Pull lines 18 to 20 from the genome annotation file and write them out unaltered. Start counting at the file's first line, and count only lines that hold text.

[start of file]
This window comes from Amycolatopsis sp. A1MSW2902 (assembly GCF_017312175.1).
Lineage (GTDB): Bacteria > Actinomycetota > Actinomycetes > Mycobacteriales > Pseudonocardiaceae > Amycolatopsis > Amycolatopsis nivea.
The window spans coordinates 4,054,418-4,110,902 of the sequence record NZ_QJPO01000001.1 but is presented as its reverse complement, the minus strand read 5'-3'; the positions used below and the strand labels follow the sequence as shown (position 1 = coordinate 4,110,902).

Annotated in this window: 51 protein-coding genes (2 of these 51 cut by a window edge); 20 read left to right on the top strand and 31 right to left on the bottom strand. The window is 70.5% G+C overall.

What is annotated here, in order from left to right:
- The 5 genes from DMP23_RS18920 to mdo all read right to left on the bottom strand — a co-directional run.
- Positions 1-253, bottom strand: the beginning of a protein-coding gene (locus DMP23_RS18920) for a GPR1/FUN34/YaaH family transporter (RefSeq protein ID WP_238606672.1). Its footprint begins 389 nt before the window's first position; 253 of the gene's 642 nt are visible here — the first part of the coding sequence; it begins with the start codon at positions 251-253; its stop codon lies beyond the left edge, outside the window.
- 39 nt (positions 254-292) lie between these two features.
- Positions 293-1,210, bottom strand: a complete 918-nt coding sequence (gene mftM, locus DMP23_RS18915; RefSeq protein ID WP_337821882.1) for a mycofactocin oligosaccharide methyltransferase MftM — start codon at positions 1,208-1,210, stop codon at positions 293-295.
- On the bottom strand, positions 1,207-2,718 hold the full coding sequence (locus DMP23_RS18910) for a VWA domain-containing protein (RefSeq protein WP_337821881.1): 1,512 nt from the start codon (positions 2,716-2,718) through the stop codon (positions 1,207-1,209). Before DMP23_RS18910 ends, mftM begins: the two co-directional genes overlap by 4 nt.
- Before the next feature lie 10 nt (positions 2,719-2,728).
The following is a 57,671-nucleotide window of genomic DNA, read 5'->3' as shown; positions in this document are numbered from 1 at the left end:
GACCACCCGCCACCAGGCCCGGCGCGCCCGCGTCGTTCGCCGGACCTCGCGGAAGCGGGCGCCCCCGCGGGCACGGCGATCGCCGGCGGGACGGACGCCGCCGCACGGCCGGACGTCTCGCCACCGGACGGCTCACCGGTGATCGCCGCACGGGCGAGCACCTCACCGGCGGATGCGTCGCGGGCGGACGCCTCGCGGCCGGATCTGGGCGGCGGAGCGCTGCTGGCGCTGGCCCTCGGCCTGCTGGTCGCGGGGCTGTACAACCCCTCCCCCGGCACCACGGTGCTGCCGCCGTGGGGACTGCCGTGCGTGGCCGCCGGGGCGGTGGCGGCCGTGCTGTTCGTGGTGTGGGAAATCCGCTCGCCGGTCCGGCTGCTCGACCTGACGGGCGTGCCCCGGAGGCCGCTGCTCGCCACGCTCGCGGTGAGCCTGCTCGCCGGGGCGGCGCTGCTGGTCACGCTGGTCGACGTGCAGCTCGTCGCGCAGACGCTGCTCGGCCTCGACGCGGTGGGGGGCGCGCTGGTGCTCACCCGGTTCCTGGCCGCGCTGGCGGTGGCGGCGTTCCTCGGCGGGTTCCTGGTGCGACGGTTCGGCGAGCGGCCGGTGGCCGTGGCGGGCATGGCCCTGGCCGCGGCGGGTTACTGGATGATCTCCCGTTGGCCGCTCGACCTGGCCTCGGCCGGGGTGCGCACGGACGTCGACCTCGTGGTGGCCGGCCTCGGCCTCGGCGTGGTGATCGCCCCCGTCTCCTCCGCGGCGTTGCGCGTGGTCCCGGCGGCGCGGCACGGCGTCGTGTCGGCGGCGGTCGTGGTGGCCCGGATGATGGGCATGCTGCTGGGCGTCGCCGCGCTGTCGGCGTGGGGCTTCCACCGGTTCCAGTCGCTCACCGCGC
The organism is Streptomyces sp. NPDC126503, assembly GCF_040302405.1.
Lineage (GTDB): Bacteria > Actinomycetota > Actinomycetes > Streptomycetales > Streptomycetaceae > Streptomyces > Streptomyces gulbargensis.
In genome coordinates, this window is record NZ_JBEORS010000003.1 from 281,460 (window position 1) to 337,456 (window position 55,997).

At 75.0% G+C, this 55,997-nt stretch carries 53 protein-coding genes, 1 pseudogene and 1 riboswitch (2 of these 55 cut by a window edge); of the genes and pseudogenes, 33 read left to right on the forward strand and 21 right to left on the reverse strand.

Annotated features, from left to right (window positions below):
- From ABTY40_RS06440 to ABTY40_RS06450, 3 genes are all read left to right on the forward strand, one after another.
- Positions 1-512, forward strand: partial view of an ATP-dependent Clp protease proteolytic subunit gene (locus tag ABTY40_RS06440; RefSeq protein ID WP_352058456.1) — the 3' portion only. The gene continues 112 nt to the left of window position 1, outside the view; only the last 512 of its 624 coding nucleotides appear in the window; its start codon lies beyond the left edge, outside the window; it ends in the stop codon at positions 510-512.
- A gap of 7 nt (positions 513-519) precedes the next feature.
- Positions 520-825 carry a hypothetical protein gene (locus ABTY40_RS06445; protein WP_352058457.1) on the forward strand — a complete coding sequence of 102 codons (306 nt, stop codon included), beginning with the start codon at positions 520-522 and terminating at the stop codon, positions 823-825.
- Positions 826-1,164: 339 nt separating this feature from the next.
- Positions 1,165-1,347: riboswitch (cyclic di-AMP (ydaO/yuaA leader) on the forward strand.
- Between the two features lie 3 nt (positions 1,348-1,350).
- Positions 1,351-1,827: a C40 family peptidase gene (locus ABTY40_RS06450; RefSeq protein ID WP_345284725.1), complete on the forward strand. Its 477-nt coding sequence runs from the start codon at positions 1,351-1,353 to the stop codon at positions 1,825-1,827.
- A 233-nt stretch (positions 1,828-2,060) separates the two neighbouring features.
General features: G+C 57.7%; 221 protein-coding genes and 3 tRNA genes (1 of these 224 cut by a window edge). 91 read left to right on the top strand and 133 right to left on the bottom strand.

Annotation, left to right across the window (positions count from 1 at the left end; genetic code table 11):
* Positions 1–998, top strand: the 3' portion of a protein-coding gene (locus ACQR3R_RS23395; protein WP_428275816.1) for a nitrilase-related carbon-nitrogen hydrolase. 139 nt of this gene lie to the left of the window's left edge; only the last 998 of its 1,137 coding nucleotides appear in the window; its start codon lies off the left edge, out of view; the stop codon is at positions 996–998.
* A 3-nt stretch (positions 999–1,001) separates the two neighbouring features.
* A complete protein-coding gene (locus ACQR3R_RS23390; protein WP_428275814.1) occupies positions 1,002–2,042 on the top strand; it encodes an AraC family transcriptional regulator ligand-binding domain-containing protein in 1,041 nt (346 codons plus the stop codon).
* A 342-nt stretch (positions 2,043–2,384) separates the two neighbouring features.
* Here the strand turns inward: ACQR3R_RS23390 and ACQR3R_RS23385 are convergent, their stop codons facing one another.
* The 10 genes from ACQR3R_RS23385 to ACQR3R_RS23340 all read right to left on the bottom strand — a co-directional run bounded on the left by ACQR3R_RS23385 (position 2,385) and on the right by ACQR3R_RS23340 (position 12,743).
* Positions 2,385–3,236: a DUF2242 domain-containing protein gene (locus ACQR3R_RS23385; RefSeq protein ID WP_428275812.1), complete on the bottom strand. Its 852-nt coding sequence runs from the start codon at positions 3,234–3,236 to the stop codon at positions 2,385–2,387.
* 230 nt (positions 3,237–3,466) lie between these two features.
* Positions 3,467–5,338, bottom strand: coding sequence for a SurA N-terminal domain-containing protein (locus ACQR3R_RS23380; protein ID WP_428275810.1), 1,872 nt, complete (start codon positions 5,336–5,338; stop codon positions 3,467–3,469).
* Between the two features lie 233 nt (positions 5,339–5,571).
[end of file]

Annotated features, from left to right (window positions below):
- From ABTY40_RS06440 to ABTY40_RS06450, 3 genes are all read left to right on the forward strand, one after another.
- Positions 1-512, forward strand: partial view of an ATP-dependent Clp protease proteolytic subunit gene (locus tag ABTY40_RS06440; RefSeq protein ID WP_352058456.1) — the 3' portion only. The gene continues 112 nt to the left of window position 1, outside the view; only the last 512 of its 624 coding nucleotides appear in the window; its start codon lies beyond the left edge, outside the window; it ends in the stop codon at positions 510-512.